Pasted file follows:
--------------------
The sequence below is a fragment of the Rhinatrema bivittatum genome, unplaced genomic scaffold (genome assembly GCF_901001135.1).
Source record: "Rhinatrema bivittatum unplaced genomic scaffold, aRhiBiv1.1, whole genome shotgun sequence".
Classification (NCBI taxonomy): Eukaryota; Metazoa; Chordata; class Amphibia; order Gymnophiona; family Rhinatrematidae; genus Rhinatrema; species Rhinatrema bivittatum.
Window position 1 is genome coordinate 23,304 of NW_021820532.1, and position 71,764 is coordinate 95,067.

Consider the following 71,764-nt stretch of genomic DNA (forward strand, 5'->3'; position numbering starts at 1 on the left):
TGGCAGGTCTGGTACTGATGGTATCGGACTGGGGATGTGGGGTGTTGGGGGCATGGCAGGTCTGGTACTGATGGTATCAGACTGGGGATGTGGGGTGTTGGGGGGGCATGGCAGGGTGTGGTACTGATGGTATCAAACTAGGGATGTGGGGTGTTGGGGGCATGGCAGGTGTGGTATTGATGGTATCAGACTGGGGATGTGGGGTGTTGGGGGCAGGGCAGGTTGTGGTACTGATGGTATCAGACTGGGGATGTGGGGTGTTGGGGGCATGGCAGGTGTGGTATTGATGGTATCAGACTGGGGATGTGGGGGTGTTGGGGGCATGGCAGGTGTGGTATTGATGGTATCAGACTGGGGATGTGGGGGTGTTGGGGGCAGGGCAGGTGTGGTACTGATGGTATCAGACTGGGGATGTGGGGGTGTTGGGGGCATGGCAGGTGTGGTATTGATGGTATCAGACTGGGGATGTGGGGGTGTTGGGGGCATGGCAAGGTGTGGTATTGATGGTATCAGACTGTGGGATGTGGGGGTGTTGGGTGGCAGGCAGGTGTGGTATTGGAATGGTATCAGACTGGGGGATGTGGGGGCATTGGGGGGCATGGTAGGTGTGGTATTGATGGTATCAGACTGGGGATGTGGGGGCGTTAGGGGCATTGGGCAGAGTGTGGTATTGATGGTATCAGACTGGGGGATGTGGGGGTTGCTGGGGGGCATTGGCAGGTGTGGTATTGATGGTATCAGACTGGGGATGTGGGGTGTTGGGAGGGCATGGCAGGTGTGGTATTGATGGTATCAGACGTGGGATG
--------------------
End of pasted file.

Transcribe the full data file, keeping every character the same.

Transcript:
The sequence below is a fragment of the Rhinatrema bivittatum genome, unplaced genomic scaffold (genome assembly GCF_901001135.1).
Source record: "Rhinatrema bivittatum unplaced genomic scaffold, aRhiBiv1.1, whole genome shotgun sequence".
Classification (NCBI taxonomy): Eukaryota; Metazoa; Chordata; class Amphibia; order Gymnophiona; family Rhinatrematidae; genus Rhinatrema; species Rhinatrema bivittatum.
Window position 1 is genome coordinate 23,304 of NW_021820532.1, and position 71,764 is coordinate 95,067.

Consider the following 71,764-nt stretch of genomic DNA (forward strand, 5'->3'; position numbering starts at 1 on the left):
TGGCAGGTCTGGTACTGATGGTATCGGACTGGGGATGTGGGGTGTTGGGGGCATGGCAGGTCTGGTACTGATGGTATCAGACTGGGGATGTGGGGTGTTGGGGGGGCATGGCAGGGTGTGGTACTGATGGTATCAAACTAGGGATGTGGGGTGTTGGGGGCATGGCAGGTGTGGTATTGATGGTATCAGACTGGGGATGTGGGGTGTTGGGGGCAGGGCAGGTTGTGGTACTGATGGTATCAGACTGGGGATGTGGGGTGTTGGGGGCATGGCAGGTGTGGTATTGATGGTATCAGACTGGGGATGTGGGGGTGTTGGGGGCATGGCAGGTGTGGTATTGATGGTATCAGACTGGGGATGTGGGGGTGTTGGGGGCAGGGCAGGTGTGGTACTGATGGTATCAGACTGGGGATGTGGGGGTGTTGGGGGCATGGCAGGTGTGGTATTGATGGTATCAGACTGGGGATGTGGGGGTGTTGGGGGCATGGCAAGGTGTGGTATTGATGGTATCAGACTGTGGGATGTGGGGGTGTTGGGTGGCAGGCAGGTGTGGTATTGGAATGGTATCAGACTGGGGGATGTGGGGGCATTGGGGGGCATGGTAGGTGTGGTATTGATGGTATCAGACTGGGGATGTGGGGGCGTTAGGGGCATTGGGCAGAGTGTGGTATTGATGGTATCAGACTGGGGGATGTGGGGGTTGCTGGGGGGCATTGGCAGGTGTGGTATTGATGGTATCAGACTGGGGATGTGGGGTGTTGGGAGGGCATGGCAGGTGTGGTATTGATGGTATCAGACGTGGGATG